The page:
“Every worker has to be re-skilled, re-trained and re-educated to achieve higher standards of capabilities” (To Do Well In Next Five Years, Singapore Must…: Better Treatment For Citizens, Miss Rachel Chan).
Has change become the new constant in Singapore, at least in terms of our fiscal development?
Referring to Minister Mentor Lee Kuan Yew’s comments in the report, “To Do Well In Next Five Years, Singapore Must…” (February 19, 2010), there seems to be a concerted and collective effort to encourage Singaporean workers to continuously upgrade and retrain their skills and capabilities. The entire notion is premised on the fact that economic challenges to our nation would only become steeper in time to come; and to take solace in the status quo instead of enhancing present productivity and innovation levels would be akin to self-destruction. Therefore, employers have a strong impetus to work with the National Trades Union Congress (NTUC) to render their employees more adept and prepared in their respective positions.
However, would this process of improvement and enhancement ever cease? To the worker on the ground, the slew of recommendations from the administration or government-linked organisation merely revolves around supposedly-repetitive programmes for them to take their skills up a notch – again. Inevitably, it leads many to wonder if the assortment of supply-side policies do realistically effect much-needed boosters to fledgling corporations and struggling employees. On another front – even with the new emphasis on unique and up-and-coming industries – does the present environment in Singapore provide a fertile ground for entrepreneurs to confidently strike out on their own?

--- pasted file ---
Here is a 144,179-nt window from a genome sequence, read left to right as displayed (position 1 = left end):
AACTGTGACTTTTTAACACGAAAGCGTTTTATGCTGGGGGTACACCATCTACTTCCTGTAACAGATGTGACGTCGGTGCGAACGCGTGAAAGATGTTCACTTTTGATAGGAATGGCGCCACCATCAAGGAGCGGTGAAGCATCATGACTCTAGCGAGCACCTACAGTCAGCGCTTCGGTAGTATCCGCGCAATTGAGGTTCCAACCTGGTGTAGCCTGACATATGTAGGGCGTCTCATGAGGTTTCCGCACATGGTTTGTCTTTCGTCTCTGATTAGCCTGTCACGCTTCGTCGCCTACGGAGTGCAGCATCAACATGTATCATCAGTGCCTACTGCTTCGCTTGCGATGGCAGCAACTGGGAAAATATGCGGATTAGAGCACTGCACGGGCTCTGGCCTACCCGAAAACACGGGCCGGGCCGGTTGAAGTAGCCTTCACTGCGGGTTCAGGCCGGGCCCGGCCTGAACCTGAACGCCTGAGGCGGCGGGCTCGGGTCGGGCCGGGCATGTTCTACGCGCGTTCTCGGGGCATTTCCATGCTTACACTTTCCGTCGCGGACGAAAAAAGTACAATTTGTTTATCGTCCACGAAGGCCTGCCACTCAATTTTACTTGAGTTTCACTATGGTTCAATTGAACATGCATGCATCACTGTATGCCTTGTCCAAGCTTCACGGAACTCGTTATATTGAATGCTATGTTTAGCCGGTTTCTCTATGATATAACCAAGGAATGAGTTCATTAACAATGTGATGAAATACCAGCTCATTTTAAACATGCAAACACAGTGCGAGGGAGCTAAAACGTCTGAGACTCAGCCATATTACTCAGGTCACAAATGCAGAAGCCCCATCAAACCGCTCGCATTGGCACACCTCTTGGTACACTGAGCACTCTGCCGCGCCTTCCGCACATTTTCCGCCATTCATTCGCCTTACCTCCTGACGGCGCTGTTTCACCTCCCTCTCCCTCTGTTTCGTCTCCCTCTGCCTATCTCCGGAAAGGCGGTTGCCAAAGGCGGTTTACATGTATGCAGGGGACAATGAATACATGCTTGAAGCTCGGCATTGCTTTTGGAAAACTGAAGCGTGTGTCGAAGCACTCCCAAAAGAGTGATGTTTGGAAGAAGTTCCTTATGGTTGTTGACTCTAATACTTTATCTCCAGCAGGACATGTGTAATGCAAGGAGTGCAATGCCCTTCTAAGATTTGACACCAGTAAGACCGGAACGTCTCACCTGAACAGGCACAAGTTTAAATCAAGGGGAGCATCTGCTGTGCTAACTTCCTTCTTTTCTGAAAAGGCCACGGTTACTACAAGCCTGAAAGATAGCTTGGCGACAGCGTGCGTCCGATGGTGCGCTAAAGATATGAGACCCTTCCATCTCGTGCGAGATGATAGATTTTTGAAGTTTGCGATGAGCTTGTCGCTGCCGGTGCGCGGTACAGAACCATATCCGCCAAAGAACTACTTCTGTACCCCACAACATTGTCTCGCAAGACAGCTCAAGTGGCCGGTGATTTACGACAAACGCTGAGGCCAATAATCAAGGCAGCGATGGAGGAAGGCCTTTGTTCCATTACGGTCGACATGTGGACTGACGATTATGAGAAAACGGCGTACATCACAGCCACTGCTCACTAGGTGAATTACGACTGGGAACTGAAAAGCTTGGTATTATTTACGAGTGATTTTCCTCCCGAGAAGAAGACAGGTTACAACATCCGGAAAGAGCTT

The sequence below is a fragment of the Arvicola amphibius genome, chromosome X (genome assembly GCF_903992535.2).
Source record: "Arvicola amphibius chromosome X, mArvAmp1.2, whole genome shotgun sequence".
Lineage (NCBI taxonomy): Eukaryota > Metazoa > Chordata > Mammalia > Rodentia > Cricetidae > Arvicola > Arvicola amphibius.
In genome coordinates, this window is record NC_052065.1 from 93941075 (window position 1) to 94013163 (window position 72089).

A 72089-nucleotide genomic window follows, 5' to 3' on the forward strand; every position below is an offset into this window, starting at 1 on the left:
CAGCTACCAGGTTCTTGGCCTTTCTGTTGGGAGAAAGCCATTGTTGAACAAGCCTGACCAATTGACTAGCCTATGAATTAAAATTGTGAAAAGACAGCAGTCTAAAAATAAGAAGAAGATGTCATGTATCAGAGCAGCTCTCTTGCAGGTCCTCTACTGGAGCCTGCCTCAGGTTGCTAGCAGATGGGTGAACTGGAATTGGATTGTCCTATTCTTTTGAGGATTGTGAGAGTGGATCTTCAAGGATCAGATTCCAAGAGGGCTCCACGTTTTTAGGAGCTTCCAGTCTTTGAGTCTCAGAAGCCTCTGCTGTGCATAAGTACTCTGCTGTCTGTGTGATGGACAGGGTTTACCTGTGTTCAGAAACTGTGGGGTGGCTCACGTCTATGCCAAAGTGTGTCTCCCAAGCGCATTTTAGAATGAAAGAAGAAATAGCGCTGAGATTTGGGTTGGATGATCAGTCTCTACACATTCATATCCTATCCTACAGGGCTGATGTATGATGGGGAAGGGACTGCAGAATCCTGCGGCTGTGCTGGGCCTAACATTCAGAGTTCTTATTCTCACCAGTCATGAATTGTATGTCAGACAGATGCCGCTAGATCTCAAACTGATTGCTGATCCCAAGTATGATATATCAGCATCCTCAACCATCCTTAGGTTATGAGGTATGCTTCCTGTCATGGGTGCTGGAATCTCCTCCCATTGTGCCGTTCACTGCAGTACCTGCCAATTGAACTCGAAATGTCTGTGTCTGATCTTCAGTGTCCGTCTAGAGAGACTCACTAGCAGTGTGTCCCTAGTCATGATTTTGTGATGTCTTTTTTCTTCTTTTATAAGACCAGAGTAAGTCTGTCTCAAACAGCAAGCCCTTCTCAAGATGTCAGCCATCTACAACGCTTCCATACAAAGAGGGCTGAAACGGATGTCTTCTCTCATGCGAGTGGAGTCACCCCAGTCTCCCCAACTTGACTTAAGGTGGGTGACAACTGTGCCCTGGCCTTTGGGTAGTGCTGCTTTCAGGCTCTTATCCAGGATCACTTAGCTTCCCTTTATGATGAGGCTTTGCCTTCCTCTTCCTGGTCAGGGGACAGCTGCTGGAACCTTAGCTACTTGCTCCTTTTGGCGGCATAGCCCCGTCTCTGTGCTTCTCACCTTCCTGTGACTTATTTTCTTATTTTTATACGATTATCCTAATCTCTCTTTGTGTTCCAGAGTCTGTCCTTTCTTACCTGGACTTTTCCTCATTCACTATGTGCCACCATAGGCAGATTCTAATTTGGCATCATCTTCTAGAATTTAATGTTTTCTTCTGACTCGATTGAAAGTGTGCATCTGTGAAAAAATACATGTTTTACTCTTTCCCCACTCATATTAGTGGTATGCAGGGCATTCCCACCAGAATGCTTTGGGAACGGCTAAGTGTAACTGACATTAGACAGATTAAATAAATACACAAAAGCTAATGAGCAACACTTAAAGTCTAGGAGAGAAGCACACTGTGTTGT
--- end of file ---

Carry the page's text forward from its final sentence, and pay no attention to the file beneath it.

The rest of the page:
It is imperative for our nation to forge ahead; but whilst individuals and corporations are in pursuit of increased sales and heightened development, the administration should not lose sight of other aspects equally important to Singapore’s growth. There is a much desired need to strike equilibrium between economic development and socio-welfare concerns, rather than solely focusing on the former. The fact that Singapore was recently ranked seventieth in International Living’s 2010 Quality Of Life Index should bring much attention for the administration to remedy the situation. Not only should economic growth be aggregated in such a way that every Singaporean gets to enjoy our fruits of labour fairly, but there should also be the recognition that there is a plethora of welfare aspects that we can explore to make our country a better place to live, work and play in for all.
Let us also not blind ourselves to the numerous challenges in our society, as well as their accompanying ramifications. The development in numbers per se can never be a substitute for peripheral elements in our everyday lives.
A version of this article was published in My Paper.